RULE 4-7.13 DECEPTIVE AND INHERENTLY MISLEADING ADVERTISEMENTS

(b) Examples of Deceptive and Inherently Misleading Advertisements. Deceptive or inherently misleading advertisements include, but are not limited to advertisements that contain:

(11) a statement or implication that another lawyer or law firm is part of, is associated with, or affiliated with the advertising law firm when that is not the case, including contact or other information presented in a way that misleads a person searching for a particular lawyer or law firm, or for information regarding a particular lawyer or law firm, to unknowingly contact a different lawyer or law firm.

Bottom line:  As I previously blogged, if the BOG takes final action on the proposed revised Rule 4-7.13 prohibiting all of these types of misleading advertisements (and if the Florida Supreme Court implements the revised rule), this would be consistent with other jurisdictions that have considered the issue.

Be careful out there.

Disclaimer:  this e-mail is not an advertisement, does not contain any legal advice, and does not create an attorney/client relationship and the comments herein should not be relied upon by anyone who reads it.

Joseph A. Corsmeier, Esquire

Law Office of Joseph A. Corsmeier, P.A.

29605 U.S. Highway 19 N. Suite 150

Clearwater, Florida 33761

Office (727) 799-1688

Fax     (727) 799-1670

jcorsmeier@jac-law.com

www.jac-law.com

Joseph Corsmeier

about.me/corsmeierethicsblogs

 

 

 

 

 

 

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California lawyer suspended for 30 days for failure to disclose client’s death while continuing to litigate matter

Hello everyone and welcome to this Ethics Alert which will discuss the recent California Supreme Court Order which suspended a lawyer for failing to disclose the death of his client while continuing the litigation. The case is In the Matter of: Steven Pabros, Case No. 17-O-05369.   The Stipulation Re Facts, Conclusions of Law and Disposition are here: https://appellatecases.courtinfo.ca.gov/search/case/dockets.cfm?dist=0&doc_id=2280292&doc_no=S254475&request_token=NiIwLSIkTkw6WyBdSCM9SE9IMEA0UDxTJiNeVz1SICAgCg%3D%3D and the May 2, 2019 California Supreme Court Order is here: http://members.calbar.ca.gov/courtDocs/17-O-5369.pdf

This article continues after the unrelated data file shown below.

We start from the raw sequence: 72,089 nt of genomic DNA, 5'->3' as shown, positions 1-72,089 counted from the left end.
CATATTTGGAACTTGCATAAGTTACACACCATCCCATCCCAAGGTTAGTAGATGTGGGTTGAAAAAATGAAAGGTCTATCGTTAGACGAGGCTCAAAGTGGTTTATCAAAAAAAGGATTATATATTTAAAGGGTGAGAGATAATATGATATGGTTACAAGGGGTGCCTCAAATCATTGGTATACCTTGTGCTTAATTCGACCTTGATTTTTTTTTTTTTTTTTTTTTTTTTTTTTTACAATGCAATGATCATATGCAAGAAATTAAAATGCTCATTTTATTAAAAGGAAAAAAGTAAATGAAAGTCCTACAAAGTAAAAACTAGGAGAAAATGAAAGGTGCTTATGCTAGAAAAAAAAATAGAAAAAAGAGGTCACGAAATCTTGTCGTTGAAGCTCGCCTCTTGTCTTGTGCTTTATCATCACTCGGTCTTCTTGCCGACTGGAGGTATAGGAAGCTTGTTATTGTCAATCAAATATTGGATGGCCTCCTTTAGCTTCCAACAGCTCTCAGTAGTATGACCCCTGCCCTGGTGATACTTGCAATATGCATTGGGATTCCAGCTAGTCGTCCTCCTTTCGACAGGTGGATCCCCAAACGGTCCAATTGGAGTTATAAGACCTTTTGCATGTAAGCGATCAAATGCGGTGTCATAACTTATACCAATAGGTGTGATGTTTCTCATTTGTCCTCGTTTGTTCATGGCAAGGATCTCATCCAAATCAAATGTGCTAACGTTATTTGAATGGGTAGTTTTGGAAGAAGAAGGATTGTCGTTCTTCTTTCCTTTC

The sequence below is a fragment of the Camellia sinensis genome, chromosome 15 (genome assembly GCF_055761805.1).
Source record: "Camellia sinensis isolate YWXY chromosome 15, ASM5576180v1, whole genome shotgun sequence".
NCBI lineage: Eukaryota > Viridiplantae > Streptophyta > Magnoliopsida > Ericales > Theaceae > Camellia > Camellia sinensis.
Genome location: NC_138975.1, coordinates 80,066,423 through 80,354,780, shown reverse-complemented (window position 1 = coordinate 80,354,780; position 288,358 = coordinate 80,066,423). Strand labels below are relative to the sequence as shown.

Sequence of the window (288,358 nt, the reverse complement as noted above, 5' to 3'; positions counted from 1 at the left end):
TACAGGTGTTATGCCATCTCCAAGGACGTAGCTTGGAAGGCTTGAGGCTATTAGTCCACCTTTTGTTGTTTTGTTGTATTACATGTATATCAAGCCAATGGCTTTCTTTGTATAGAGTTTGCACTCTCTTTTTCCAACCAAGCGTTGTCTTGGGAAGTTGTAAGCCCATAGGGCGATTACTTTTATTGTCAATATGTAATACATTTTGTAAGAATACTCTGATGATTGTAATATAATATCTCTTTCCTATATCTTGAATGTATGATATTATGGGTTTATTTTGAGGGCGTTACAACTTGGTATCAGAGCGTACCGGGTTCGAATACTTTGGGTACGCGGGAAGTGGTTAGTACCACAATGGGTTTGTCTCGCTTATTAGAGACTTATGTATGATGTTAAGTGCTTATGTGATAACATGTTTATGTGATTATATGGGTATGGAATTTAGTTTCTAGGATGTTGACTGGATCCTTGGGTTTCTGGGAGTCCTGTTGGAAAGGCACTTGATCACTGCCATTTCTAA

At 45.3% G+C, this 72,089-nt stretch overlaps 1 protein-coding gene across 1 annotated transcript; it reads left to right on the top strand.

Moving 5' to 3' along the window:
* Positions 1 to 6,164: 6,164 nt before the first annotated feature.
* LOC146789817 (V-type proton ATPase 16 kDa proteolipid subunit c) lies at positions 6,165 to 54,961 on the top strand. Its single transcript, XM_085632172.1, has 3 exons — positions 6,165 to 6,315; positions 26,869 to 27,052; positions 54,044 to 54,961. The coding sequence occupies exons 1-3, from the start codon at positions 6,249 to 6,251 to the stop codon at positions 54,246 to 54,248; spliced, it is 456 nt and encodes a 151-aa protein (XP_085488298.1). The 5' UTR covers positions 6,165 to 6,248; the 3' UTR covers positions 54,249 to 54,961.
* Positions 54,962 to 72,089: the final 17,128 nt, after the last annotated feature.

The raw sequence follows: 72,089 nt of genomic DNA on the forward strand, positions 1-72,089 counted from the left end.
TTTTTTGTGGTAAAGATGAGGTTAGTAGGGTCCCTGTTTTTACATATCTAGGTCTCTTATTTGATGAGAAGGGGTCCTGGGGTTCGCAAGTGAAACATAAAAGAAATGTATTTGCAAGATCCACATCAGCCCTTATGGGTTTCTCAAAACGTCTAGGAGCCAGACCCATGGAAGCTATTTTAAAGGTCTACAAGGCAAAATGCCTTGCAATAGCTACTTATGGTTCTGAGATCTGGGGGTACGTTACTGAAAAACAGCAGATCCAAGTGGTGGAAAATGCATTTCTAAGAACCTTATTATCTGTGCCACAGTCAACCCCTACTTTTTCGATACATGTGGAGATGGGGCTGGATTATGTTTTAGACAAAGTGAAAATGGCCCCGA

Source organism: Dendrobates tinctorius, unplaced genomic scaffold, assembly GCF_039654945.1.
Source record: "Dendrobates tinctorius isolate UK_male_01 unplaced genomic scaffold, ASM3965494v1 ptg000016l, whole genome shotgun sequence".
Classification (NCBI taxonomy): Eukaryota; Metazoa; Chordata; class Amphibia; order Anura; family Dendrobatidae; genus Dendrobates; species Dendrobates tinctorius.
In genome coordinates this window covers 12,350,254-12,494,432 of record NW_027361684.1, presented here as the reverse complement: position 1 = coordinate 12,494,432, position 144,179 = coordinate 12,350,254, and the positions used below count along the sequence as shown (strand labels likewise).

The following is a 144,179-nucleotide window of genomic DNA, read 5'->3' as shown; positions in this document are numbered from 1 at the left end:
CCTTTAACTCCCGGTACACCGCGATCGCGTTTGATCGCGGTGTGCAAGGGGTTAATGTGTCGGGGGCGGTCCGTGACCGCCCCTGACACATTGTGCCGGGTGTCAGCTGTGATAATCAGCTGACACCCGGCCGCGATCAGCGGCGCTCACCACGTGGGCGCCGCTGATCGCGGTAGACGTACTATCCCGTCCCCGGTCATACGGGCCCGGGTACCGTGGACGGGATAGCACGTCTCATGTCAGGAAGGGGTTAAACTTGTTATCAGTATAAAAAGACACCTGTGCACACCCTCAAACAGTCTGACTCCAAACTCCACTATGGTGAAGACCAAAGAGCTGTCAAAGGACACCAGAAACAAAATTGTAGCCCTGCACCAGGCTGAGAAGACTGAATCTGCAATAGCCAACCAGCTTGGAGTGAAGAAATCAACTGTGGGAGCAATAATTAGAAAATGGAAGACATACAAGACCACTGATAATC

According to stipulated facts, the lawyer represented Alfeo and Leann Mattei, who were commercial landlords, as defendants, individually and as co-trustees of a trust in a civil suit that was brought by tenants whose antique shop was damaged by a fire in 2011. The fire started in the business of an adjacent tenant who sold the contents of storage units. The antique shop tenants claimed that the landlords knew the storage business was a fire hazard but did nothing about it.  The landlords claimed in a counterclaim that the contract required the tenants to indemnify them.

After a trial, the jury found the landlords liable based upon a theory of passive negligence; however, the trial judge found that the negligence was active and rendered a judgment notwithstanding the verdict. The lawyer appealed the judge’s findings.  While the appeal was pending, one of the landlords (Alfeo) died. The lawyer ultimately prevailed on the appeal, and the case returned to the trial court.

According to the stipulated facts, “Respondent learned of Alfeo Mattei’s death in or about June 2016 after the Court of Appeal remanded the case but failed to inform the court or opposing counsel, as required by Sonoma County Superior Court Local Rule 4.1(A). Local Rule 4.1(A) states “When a party to a case dies, the attorney for that party shall promptly serve and file a notice with the court.”

The lawyer failed to inform the court (or opposing counsel) of the death of Alfeo, even though Alfeo was the only person who could testify about the landlord’s contractual intent since he other landlord (Leann) was not involved in the lease.  The lawyer stated that he believed that he could establish intent by legal argument, by cross-examination or by use of an expert. He successfully opposed the tenants’ motion for summary judgment, and a trial was scheduled for April 2017.

On the first day of the trial, opposing counsel asked the lawyer why Alfeo was not on the witness list and the lawyer did not answer. The trial judge heard pretrial motions and opposing counsel commented on the fact that Alfeo had not been in court. Opposing counsel again asked whether Alfeo would testify, and the lawyer again did not answer.